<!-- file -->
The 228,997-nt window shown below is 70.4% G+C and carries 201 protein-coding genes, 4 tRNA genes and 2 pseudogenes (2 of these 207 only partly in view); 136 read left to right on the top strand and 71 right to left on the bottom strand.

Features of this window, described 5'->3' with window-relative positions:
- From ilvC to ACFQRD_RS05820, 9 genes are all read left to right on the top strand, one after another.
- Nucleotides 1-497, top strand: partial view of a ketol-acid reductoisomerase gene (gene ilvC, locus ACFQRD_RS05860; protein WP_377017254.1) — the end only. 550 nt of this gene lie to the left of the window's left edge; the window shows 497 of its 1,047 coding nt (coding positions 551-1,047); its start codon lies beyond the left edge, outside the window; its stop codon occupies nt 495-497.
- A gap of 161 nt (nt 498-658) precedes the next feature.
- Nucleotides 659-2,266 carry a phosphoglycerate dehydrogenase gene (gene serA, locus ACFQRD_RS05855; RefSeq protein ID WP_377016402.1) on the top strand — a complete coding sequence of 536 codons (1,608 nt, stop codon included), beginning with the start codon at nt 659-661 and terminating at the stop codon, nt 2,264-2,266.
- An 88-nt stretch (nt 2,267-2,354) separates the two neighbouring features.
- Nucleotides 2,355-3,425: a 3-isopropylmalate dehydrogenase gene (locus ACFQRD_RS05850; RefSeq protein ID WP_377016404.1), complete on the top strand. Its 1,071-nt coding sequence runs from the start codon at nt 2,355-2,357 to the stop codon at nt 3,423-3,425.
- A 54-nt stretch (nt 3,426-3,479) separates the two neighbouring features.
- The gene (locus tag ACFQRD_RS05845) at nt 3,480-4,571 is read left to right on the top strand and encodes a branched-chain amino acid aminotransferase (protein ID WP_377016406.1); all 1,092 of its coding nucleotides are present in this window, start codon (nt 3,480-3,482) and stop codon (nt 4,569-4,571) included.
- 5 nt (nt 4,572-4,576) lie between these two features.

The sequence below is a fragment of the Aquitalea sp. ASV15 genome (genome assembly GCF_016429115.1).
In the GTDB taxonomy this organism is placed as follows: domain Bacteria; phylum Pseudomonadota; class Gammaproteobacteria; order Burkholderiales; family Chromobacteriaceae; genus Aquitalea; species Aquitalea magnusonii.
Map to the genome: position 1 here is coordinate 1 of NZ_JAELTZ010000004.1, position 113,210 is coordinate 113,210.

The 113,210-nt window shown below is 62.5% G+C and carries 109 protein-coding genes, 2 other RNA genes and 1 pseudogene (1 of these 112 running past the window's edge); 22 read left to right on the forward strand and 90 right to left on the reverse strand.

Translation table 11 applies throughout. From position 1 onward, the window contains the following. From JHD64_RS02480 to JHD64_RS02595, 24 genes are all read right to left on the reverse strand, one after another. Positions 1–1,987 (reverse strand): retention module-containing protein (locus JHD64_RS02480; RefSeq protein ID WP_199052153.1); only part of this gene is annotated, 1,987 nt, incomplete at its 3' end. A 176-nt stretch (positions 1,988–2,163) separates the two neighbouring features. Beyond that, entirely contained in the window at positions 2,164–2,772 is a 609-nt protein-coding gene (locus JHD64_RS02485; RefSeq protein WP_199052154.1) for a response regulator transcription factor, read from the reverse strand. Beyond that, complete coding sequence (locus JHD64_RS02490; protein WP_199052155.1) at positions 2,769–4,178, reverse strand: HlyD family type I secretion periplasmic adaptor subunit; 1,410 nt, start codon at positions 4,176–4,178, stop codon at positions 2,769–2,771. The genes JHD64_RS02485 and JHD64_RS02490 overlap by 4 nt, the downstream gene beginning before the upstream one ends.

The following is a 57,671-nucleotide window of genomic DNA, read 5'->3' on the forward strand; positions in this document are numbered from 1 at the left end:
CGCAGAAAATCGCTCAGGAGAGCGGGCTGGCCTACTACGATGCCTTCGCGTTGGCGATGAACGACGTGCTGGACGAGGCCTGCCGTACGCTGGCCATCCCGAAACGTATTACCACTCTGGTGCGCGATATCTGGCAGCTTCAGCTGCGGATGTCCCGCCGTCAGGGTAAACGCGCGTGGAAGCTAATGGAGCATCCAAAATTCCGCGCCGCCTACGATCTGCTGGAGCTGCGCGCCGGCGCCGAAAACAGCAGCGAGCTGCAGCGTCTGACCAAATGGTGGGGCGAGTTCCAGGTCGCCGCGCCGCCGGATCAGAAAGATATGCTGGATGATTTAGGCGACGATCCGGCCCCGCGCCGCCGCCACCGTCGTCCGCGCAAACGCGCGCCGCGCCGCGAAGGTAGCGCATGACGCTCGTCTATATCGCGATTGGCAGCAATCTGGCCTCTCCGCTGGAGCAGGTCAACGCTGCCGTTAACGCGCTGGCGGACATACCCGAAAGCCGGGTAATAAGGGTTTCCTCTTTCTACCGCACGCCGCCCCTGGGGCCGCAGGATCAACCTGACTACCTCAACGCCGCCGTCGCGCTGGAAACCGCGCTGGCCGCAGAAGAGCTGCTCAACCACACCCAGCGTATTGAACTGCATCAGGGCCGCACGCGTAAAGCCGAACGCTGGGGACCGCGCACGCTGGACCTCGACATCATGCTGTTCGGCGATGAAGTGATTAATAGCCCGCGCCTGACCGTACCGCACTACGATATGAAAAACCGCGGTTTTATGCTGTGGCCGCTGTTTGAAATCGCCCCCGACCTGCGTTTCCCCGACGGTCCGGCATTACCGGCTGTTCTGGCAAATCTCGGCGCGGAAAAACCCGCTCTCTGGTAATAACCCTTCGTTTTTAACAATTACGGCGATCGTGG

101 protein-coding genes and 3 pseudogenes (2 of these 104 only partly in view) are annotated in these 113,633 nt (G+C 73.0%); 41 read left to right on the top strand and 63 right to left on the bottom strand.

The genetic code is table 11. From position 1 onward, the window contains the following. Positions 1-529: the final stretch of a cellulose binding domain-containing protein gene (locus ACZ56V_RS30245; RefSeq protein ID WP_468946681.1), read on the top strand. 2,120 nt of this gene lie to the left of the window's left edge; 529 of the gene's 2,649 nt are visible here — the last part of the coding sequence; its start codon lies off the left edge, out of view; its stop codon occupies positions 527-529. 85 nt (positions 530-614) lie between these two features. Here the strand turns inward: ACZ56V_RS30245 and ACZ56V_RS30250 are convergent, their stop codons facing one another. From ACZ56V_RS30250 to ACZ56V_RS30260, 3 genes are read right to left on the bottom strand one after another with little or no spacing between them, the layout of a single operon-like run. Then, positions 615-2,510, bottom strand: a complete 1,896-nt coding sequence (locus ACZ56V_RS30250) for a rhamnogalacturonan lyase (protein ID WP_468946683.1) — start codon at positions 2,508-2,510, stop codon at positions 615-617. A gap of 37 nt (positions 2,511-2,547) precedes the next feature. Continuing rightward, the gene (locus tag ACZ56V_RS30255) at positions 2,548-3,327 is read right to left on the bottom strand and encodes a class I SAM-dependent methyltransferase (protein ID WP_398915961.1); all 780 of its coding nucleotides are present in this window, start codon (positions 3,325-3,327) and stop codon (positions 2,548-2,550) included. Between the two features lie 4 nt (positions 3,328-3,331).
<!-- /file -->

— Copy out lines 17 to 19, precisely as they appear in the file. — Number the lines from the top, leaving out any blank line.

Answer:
The following is a 57,671-nucleotide window of genomic DNA, read 5'->3' on the forward strand; positions in this document are numbered from 1 at the left end:
CGCAGAAAATCGCTCAGGAGAGCGGGCTGGCCTACTACGATGCCTTCGCGTTGGCGATGAACGACGTGCTGGACGAGGCCTGCCGTACGCTGGCCATCCCGAAACGTATTACCACTCTGGTGCGCGATATCTGGCAGCTTCAGCTGCGGATGTCCCGCCGTCAGGGTAAACGCGCGTGGAAGCTAATGGAGCATCCAAAATTCCGCGCCGCCTACGATCTGCTGGAGCTGCGCGCCGGCGCCGAAAACAGCAGCGAGCTGCAGCGTCTGACCAAATGGTGGGGCGAGTTCCAGGTCGCCGCGCCGCCGGATCAGAAAGATATGCTGGATGATTTAGGCGACGATCCGGCCCCGCGCCGCCGCCACCGTCGTCCGCGCAAACGCGCGCCGCGCCGCGAAGGTAGCGCATGACGCTCGTCTATATCGCGATTGGCAGCAATCTGGCCTCTCCGCTGGAGCAGGTCAACGCTGCCGTTAACGCGCTGGCGGACATACCCGAAAGCCGGGTAATAAGGGTTTCCTCTTTCTACCGCACGCCGCCCCTGGGGCCGCAGGATCAACCTGACTACCTCAACGCCGCCGTCGCGCTGGAAACCGCGCTGGCCGCAGAAGAGCTGCTCAACCACACCCAGCGTATTGAACTGCATCAGGGCCGCACGCGTAAAGCCGAACGCTGGGGACCGCGCACGCTGGACCTCGACATCATGCTGTTCGGCGATGAAGTGATTAATAGCCCGCGCCTGACCGTACCGCACTACGATATGAAAAACCGCGGTTTTATGCTGTGGCCGCTGTTTGAAATCGCCCCCGACCTGCGTTTCCCCGACGGTCCGGCATTACCGGCTGTTCTGGCAAATCTCGGCGCGGAAAAACCCGCTCTCTGGTAATAACCCTTCGTTTTTAACAATTACGGCGATCGTGG

101 protein-coding genes and 3 pseudogenes (2 of these 104 only partly in view) are annotated in these 113,633 nt (G+C 73.0%); 41 read left to right on the top strand and 63 right to left on the bottom strand.